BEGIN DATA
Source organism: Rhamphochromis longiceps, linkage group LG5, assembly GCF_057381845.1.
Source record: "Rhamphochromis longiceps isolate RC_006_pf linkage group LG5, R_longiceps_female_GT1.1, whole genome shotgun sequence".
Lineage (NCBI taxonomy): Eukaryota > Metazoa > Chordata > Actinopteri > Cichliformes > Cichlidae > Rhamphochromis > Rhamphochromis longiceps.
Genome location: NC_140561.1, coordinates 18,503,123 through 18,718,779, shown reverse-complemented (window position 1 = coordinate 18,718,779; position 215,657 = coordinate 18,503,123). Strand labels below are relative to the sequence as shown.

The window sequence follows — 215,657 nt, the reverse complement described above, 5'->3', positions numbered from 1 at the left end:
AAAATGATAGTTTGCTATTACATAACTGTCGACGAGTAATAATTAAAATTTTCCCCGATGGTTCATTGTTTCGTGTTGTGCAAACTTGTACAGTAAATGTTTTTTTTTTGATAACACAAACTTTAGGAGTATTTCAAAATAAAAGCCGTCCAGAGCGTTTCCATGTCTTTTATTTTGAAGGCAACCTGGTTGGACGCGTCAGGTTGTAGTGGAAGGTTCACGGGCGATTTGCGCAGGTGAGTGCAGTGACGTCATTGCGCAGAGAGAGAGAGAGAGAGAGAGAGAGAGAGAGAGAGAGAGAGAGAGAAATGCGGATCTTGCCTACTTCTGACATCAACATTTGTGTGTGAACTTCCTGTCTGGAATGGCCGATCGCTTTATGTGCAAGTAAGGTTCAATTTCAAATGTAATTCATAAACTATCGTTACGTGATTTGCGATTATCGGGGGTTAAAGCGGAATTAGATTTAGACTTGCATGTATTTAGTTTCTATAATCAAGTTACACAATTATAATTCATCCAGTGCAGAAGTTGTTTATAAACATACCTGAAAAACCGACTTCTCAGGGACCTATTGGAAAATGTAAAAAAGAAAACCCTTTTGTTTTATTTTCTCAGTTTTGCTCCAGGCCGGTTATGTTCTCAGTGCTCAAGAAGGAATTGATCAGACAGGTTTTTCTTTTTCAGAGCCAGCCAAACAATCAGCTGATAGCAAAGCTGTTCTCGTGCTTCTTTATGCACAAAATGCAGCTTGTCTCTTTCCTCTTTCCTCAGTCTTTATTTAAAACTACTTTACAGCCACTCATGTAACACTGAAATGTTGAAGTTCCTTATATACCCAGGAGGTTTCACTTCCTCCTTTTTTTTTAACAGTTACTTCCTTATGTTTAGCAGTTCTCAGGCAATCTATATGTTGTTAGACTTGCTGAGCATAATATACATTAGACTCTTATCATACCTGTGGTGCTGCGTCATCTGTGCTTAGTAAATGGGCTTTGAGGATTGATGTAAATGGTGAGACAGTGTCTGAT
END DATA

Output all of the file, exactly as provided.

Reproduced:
Source organism: Rhamphochromis longiceps, linkage group LG5, assembly GCF_057381845.1.
Source record: "Rhamphochromis longiceps isolate RC_006_pf linkage group LG5, R_longiceps_female_GT1.1, whole genome shotgun sequence".
Lineage (NCBI taxonomy): Eukaryota > Metazoa > Chordata > Actinopteri > Cichliformes > Cichlidae > Rhamphochromis > Rhamphochromis longiceps.
Genome location: NC_140561.1, coordinates 18,503,123 through 18,718,779, shown reverse-complemented (window position 1 = coordinate 18,718,779; position 215,657 = coordinate 18,503,123). Strand labels below are relative to the sequence as shown.

The window sequence follows — 215,657 nt, the reverse complement described above, 5'->3', positions numbered from 1 at the left end:
AAAATGATAGTTTGCTATTACATAACTGTCGACGAGTAATAATTAAAATTTTCCCCGATGGTTCATTGTTTCGTGTTGTGCAAACTTGTACAGTAAATGTTTTTTTTTTGATAACACAAACTTTAGGAGTATTTCAAAATAAAAGCCGTCCAGAGCGTTTCCATGTCTTTTATTTTGAAGGCAACCTGGTTGGACGCGTCAGGTTGTAGTGGAAGGTTCACGGGCGATTTGCGCAGGTGAGTGCAGTGACGTCATTGCGCAGAGAGAGAGAGAGAGAGAGAGAGAGAGAGAGAGAGAGAGAGAGAGAAATGCGGATCTTGCCTACTTCTGACATCAACATTTGTGTGTGAACTTCCTGTCTGGAATGGCCGATCGCTTTATGTGCAAGTAAGGTTCAATTTCAAATGTAATTCATAAACTATCGTTACGTGATTTGCGATTATCGGGGGTTAAAGCGGAATTAGATTTAGACTTGCATGTATTTAGTTTCTATAATCAAGTTACACAATTATAATTCATCCAGTGCAGAAGTTGTTTATAAACATACCTGAAAAACCGACTTCTCAGGGACCTATTGGAAAATGTAAAAAAGAAAACCCTTTTGTTTTATTTTCTCAGTTTTGCTCCAGGCCGGTTATGTTCTCAGTGCTCAAGAAGGAATTGATCAGACAGGTTTTTCTTTTTCAGAGCCAGCCAAACAATCAGCTGATAGCAAAGCTGTTCTCGTGCTTCTTTATGCACAAAATGCAGCTTGTCTCTTTCCTCTTTCCTCAGTCTTTATTTAAAACTACTTTACAGCCACTCATGTAACACTGAAATGTTGAAGTTCCTTATATACCCAGGAGGTTTCACTTCCTCCTTTTTTTTTAACAGTTACTTCCTTATGTTTAGCAGTTCTCAGGCAATCTATATGTTGTTAGACTTGCTGAGCATAATATACATTAGACTCTTATCATACCTGTGGTGCTGCGTCATCTGTGCTTAGTAAATGGGCTTTGAGGATTGATGTAAATGGTGAGACAGTGTCTGAT